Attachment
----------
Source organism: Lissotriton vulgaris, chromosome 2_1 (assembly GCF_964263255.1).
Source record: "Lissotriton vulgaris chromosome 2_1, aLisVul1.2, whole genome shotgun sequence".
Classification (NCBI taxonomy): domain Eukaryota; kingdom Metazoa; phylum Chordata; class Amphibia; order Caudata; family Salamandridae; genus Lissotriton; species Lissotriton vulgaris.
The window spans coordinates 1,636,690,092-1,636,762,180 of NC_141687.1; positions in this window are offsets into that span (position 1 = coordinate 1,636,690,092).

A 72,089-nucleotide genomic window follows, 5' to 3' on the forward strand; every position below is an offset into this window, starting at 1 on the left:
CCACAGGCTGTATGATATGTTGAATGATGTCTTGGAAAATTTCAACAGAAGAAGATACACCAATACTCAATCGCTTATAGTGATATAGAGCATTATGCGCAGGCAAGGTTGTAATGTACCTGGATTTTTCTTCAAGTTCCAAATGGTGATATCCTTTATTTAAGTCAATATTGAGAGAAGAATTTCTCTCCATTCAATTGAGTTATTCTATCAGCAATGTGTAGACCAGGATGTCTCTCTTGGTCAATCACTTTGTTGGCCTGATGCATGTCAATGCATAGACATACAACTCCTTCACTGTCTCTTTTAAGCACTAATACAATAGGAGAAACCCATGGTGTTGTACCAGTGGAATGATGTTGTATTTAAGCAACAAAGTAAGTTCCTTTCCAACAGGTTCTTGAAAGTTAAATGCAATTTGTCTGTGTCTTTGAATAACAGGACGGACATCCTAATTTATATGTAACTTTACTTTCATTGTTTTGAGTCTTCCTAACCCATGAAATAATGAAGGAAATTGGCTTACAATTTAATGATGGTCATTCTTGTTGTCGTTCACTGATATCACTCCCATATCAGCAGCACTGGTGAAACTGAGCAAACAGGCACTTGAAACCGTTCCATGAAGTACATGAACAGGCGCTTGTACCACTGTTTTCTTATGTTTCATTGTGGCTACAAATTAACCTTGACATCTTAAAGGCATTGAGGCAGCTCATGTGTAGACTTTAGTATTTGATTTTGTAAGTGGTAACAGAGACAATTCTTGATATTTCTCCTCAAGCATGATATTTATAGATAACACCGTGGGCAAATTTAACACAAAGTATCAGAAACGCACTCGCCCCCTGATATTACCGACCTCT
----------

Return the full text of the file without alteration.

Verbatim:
Source organism: Lissotriton vulgaris, chromosome 2_1 (assembly GCF_964263255.1).
Source record: "Lissotriton vulgaris chromosome 2_1, aLisVul1.2, whole genome shotgun sequence".
Classification (NCBI taxonomy): domain Eukaryota; kingdom Metazoa; phylum Chordata; class Amphibia; order Caudata; family Salamandridae; genus Lissotriton; species Lissotriton vulgaris.
The window spans coordinates 1,636,690,092-1,636,762,180 of NC_141687.1; positions in this window are offsets into that span (position 1 = coordinate 1,636,690,092).

A 72,089-nucleotide genomic window follows, 5' to 3' on the forward strand; every position below is an offset into this window, starting at 1 on the left:
CCACAGGCTGTATGATATGTTGAATGATGTCTTGGAAAATTTCAACAGAAGAAGATACACCAATACTCAATCGCTTATAGTGATATAGAGCATTATGCGCAGGCAAGGTTGTAATGTACCTGGATTTTTCTTCAAGTTCCAAATGGTGATATCCTTTATTTAAGTCAATATTGAGAGAAGAATTTCTCTCCATTCAATTGAGTTATTCTATCAGCAATGTGTAGACCAGGATGTCTCTCTTGGTCAATCACTTTGTTGGCCTGATGCATGTCAATGCATAGACATACAACTCCTTCACTGTCTCTTTTAAGCACTAATACAATAGGAGAAACCCATGGTGTTGTACCAGTGGAATGATGTTGTATTTAAGCAACAAAGTAAGTTCCTTTCCAACAGGTTCTTGAAAGTTAAATGCAATTTGTCTGTGTCTTTGAATAACAGGACGGACATCCTAATTTATATGTAACTTTACTTTCATTGTTTTGAGTCTTCCTAACCCATGAAATAATGAAGGAAATTGGCTTACAATTTAATGATGGTCATTCTTGTTGTCGTTCACTGATATCACTCCCATATCAGCAGCACTGGTGAAACTGAGCAAACAGGCACTTGAAACCGTTCCATGAAGTACATGAACAGGCGCTTGTACCACTGTTTTCTTATGTTTCATTGTGGCTACAAATTAACCTTGACATCTTAAAGGCATTGAGGCAGCTCATGTGTAGACTTTAGTATTTGATTTTGTAAGTGGTAACAGAGACAATTCTTGATATTTCTCCTCAAGCATGATATTTATAGATAACACCGTGGGCAAATTTAACACAAAGTATCAGAAACGCACTCGCCCCCTGATATTACCGACCTCT